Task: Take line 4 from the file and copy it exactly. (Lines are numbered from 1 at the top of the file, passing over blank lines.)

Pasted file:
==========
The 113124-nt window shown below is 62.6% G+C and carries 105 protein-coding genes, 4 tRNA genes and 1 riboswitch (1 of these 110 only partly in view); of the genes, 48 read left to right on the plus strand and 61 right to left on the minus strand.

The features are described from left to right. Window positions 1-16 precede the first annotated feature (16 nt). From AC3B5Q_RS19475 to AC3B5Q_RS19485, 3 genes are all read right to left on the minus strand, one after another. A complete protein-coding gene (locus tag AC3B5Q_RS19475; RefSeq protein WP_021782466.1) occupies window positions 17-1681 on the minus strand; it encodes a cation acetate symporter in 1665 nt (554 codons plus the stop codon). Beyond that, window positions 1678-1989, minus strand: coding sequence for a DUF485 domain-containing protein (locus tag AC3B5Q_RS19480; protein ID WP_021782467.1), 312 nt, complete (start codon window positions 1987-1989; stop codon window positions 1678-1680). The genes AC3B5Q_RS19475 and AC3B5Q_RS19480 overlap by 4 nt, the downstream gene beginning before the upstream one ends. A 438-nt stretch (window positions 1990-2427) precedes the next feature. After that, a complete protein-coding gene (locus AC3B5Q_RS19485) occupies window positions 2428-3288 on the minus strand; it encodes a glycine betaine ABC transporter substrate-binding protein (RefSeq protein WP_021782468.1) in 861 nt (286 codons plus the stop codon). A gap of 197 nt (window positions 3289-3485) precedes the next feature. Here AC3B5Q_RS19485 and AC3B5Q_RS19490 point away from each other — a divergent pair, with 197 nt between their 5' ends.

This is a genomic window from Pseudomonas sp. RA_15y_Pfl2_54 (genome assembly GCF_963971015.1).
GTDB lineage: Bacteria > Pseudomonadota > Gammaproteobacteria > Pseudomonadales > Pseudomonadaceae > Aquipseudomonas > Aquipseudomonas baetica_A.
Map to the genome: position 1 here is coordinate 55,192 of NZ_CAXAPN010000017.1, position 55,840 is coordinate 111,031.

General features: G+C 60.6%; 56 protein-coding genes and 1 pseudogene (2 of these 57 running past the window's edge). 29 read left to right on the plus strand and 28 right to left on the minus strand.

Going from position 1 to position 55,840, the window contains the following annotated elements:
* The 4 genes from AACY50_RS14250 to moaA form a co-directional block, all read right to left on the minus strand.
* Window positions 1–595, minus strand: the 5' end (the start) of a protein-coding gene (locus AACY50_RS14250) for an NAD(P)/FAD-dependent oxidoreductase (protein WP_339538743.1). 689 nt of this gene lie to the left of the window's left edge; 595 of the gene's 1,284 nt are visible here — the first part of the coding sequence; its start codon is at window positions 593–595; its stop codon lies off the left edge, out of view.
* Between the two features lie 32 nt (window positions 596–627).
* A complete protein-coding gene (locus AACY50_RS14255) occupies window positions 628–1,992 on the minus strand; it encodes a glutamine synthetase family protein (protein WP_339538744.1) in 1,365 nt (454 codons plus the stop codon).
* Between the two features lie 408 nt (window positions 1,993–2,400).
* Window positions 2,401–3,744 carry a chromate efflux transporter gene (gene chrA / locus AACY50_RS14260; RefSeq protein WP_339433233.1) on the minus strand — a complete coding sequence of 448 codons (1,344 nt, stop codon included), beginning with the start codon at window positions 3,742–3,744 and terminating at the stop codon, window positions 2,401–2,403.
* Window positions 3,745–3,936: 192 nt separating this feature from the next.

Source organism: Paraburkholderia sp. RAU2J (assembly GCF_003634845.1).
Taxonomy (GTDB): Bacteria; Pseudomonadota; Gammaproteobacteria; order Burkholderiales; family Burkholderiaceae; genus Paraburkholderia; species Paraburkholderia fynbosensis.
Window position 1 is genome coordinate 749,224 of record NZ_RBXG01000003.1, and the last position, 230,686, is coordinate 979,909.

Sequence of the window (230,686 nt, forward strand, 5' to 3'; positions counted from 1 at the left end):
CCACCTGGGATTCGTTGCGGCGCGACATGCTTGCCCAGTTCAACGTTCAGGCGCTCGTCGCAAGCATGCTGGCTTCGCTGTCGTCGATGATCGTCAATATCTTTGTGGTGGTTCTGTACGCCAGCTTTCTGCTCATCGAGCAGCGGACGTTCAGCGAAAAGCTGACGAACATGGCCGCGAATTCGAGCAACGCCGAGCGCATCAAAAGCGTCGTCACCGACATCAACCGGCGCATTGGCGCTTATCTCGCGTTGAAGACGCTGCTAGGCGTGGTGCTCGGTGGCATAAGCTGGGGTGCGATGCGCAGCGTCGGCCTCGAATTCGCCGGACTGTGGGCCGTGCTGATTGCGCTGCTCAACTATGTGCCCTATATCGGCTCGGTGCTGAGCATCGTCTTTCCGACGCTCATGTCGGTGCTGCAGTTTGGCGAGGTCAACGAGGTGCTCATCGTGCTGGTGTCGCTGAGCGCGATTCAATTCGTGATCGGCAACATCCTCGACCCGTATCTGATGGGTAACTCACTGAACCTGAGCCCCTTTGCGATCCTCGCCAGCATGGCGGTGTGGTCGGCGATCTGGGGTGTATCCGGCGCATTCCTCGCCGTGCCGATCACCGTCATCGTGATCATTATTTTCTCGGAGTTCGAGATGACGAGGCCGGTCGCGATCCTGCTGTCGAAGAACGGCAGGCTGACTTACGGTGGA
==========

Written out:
GTDB lineage: Bacteria > Pseudomonadota > Gammaproteobacteria > Pseudomonadales > Pseudomonadaceae > Aquipseudomonas > Aquipseudomonas baetica_A.